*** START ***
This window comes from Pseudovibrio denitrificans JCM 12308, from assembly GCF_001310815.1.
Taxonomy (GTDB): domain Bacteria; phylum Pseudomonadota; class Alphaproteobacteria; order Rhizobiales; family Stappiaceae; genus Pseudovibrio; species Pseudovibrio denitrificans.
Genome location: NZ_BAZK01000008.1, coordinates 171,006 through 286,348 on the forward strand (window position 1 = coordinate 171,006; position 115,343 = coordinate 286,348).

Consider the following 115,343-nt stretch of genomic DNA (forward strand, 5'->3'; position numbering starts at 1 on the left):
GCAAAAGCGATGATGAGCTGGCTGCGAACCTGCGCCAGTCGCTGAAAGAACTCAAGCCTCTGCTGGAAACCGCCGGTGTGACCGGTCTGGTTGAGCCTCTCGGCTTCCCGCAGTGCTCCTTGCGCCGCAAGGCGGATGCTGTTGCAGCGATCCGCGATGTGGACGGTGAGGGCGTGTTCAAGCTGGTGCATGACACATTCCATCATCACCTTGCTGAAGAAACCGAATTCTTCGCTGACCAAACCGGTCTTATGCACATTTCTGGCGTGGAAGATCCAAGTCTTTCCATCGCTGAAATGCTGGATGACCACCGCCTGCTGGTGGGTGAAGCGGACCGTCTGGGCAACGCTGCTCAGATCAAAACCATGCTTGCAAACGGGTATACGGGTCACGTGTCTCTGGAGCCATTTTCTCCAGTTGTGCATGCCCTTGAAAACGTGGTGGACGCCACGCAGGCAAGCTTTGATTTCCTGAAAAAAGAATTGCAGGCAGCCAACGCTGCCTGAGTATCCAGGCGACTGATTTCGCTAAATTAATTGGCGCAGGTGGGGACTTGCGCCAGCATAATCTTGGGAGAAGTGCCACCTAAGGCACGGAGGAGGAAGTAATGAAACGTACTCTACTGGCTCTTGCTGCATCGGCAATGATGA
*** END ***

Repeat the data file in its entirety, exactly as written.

This window comes from Pseudovibrio denitrificans JCM 12308, from assembly GCF_001310815.1.
Taxonomy (GTDB): domain Bacteria; phylum Pseudomonadota; class Alphaproteobacteria; order Rhizobiales; family Stappiaceae; genus Pseudovibrio; species Pseudovibrio denitrificans.
Genome location: NZ_BAZK01000008.1, coordinates 171,006 through 286,348 on the forward strand (window position 1 = coordinate 171,006; position 115,343 = coordinate 286,348).

Consider the following 115,343-nt stretch of genomic DNA (forward strand, 5'->3'; position numbering starts at 1 on the left):
GCAAAAGCGATGATGAGCTGGCTGCGAACCTGCGCCAGTCGCTGAAAGAACTCAAGCCTCTGCTGGAAACCGCCGGTGTGACCGGTCTGGTTGAGCCTCTCGGCTTCCCGCAGTGCTCCTTGCGCCGCAAGGCGGATGCTGTTGCAGCGATCCGCGATGTGGACGGTGAGGGCGTGTTCAAGCTGGTGCATGACACATTCCATCATCACCTTGCTGAAGAAACCGAATTCTTCGCTGACCAAACCGGTCTTATGCACATTTCTGGCGTGGAAGATCCAAGTCTTTCCATCGCTGAAATGCTGGATGACCACCGCCTGCTGGTGGGTGAAGCGGACCGTCTGGGCAACGCTGCTCAGATCAAAACCATGCTTGCAAACGGGTATACGGGTCACGTGTCTCTGGAGCCATTTTCTCCAGTTGTGCATGCCCTTGAAAACGTGGTGGACGCCACGCAGGCAAGCTTTGATTTCCTGAAAAAAGAATTGCAGGCAGCCAACGCTGCCTGAGTATCCAGGCGACTGATTTCGCTAAATTAATTGGCGCAGGTGGGGACTTGCGCCAGCATAATCTTGGGAGAAGTGCCACCTAAGGCACGGAGGAGGAAGTAATGAAACGTACTCTACTGGCTCTTGCTGCATCGGCAATGATGA